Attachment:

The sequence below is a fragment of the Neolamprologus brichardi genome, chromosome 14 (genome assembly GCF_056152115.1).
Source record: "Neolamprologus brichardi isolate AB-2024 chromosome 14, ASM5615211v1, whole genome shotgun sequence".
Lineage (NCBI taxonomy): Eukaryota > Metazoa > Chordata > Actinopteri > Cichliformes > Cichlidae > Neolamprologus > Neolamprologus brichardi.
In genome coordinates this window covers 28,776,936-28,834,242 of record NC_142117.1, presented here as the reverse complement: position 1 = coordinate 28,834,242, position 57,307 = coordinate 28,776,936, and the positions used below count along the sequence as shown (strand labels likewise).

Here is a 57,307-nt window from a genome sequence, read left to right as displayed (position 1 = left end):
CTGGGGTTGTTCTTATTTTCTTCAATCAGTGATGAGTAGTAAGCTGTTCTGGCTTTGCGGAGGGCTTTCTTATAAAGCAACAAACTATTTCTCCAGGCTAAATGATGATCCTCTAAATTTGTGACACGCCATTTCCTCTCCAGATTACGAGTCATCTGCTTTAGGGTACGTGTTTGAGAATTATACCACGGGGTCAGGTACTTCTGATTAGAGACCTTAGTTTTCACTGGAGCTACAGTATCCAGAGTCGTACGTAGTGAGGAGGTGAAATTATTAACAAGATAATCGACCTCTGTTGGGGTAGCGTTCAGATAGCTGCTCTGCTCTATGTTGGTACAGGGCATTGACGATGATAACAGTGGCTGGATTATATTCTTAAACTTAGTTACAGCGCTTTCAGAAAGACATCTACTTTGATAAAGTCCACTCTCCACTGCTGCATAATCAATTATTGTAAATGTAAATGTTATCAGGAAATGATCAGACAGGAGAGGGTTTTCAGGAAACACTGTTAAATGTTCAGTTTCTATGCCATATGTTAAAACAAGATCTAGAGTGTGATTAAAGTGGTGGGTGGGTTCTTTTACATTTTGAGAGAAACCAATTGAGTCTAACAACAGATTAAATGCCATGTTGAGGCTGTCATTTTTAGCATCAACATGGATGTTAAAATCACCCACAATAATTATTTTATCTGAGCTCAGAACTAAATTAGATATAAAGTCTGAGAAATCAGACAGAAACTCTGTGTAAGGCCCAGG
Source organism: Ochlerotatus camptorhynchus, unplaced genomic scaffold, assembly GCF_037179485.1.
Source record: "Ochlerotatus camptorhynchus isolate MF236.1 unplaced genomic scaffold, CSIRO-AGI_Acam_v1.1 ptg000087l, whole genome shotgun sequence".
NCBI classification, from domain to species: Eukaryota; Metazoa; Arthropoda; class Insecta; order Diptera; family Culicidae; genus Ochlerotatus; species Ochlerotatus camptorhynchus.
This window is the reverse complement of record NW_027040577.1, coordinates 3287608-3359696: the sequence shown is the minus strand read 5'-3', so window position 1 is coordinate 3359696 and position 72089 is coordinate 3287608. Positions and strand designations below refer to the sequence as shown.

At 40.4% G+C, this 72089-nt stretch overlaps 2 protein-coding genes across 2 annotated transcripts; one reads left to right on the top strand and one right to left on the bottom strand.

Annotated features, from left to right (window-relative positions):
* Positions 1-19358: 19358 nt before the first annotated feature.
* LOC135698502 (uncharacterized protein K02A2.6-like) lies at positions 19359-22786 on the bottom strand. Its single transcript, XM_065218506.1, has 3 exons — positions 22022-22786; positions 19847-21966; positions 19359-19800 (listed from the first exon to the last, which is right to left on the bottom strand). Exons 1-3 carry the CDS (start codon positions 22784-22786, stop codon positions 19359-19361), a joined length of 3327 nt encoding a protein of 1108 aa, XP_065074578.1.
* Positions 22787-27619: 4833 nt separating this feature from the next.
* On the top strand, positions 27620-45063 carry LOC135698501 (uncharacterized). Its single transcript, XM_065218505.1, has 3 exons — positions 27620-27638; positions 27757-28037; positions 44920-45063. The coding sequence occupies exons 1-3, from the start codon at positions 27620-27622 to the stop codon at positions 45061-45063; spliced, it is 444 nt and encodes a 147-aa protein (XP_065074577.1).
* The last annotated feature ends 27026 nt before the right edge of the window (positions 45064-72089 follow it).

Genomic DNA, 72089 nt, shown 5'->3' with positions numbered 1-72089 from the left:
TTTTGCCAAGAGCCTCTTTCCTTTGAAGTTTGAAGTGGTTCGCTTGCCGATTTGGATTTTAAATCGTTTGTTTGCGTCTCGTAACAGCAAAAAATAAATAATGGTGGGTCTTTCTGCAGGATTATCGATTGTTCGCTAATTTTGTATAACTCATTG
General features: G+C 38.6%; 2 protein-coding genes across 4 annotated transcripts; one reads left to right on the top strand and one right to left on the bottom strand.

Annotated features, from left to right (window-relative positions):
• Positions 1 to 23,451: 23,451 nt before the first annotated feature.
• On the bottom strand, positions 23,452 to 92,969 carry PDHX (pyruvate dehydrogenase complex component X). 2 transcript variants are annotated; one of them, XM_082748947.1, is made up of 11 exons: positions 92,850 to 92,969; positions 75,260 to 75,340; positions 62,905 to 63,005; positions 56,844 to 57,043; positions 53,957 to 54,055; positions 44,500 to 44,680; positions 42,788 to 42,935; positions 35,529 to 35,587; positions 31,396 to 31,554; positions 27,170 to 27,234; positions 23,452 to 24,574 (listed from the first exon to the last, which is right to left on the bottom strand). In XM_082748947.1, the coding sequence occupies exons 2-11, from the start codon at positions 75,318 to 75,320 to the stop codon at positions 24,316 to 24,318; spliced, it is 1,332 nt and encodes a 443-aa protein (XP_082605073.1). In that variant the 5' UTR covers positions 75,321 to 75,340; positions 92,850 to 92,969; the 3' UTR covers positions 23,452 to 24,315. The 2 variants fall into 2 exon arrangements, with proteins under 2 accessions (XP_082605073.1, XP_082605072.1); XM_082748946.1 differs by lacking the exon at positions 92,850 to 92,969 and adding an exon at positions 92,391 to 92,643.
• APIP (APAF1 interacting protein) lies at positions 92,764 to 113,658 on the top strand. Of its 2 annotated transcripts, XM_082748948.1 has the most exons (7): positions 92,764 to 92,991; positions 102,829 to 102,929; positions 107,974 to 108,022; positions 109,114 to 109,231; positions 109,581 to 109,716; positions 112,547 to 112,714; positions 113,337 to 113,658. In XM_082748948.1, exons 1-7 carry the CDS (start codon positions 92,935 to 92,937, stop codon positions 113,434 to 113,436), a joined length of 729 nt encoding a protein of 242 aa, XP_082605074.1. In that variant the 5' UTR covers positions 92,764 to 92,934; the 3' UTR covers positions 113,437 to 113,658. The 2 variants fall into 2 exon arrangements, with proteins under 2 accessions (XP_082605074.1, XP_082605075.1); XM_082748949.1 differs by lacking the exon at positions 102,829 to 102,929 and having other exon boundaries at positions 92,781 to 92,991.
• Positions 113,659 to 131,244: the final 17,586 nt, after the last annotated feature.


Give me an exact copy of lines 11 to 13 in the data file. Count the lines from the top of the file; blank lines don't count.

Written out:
At 40.4% G+C, this 72089-nt stretch overlaps 2 protein-coding genes across 2 annotated transcripts; one reads left to right on the top strand and one right to left on the bottom strand.

Annotated features, from left to right (window-relative positions):
* Positions 1-19358: 19358 nt before the first annotated feature.